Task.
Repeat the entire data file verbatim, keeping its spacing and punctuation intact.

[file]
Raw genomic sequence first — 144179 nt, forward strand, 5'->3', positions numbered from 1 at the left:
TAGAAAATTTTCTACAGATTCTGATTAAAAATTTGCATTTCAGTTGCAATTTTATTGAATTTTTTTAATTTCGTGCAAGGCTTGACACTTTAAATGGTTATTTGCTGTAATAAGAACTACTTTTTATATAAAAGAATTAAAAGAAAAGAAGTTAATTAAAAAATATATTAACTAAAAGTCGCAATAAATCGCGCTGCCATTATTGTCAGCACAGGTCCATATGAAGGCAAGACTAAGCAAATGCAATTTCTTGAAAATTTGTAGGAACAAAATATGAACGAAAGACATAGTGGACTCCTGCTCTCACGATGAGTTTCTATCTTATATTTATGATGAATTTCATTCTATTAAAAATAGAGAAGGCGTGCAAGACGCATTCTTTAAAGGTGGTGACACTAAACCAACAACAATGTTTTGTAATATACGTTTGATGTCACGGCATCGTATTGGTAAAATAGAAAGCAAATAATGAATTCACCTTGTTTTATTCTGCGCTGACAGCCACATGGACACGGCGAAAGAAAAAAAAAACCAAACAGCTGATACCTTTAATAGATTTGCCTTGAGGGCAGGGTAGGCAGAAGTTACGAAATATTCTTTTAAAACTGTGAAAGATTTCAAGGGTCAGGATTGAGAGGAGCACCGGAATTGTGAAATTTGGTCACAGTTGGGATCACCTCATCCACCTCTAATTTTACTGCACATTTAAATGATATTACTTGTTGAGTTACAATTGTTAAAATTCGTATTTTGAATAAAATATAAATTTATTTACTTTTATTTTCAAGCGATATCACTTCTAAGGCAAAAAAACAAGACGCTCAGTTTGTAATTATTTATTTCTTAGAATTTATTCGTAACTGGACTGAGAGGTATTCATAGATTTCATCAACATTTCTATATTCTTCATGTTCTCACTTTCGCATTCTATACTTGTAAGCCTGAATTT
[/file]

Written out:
Raw genomic sequence first — 144179 nt, forward strand, 5'->3', positions numbered from 1 at the left:
TAGAAAATTTTCTACAGATTCTGATTAAAAATTTGCATTTCAGTTGCAATTTTATTGAATTTTTTTAATTTCGTGCAAGGCTTGACACTTTAAATGGTTATTTGCTGTAATAAGAACTACTTTTTATATAAAAGAATTAAAAGAAAAGAAGTTAATTAAAAAATATATTAACTAAAAGTCGCAATAAATCGCGCTGCCATTATTGTCAGCACAGGTCCATATGAAGGCAAGACTAAGCAAATGCAATTTCTTGAAAATTTGTAGGAACAAAATATGAACGAAAGACATAGTGGACTCCTGCTCTCACGATGAGTTTCTATCTTATATTTATGATGAATTTCATTCTATTAAAAATAGAGAAGGCGTGCAAGACGCATTCTTTAAAGGTGGTGACACTAAACCAACAACAATGTTTTGTAATATACGTTTGATGTCACGGCATCGTATTGGTAAAATAGAAAGCAAATAATGAATTCACCTTGTTTTATTCTGCGCTGACAGCCACATGGACACGGCGAAAGAAAAAAAAAACCAAACAGCTGATACCTTTAATAGATTTGCCTTGAGGGCAGGGTAGGCAGAAGTTACGAAATATTCTTTTAAAACTGTGAAAGATTTCAAGGGTCAGGATTGAGAGGAGCACCGGAATTGTGAAATTTGGTCACAGTTGGGATCACCTCATCCACCTCTAATTTTACTGCACATTTAAATGATATTACTTGTTGAGTTACAATTGTTAAAATTCGTATTTTGAATAAAATATAAATTTATTTACTTTTATTTTCAAGCGATATCACTTCTAAGGCAAAAAAACAAGACGCTCAGTTTGTAATTATTTATTTCTTAGAATTTATTCGTAACTGGACTGAGAGGTATTCATAGATTTCATCAACATTTCTATATTCTTCATGTTCTCACTTTCGCATTCTATACTTGTAAGCCTGAATTT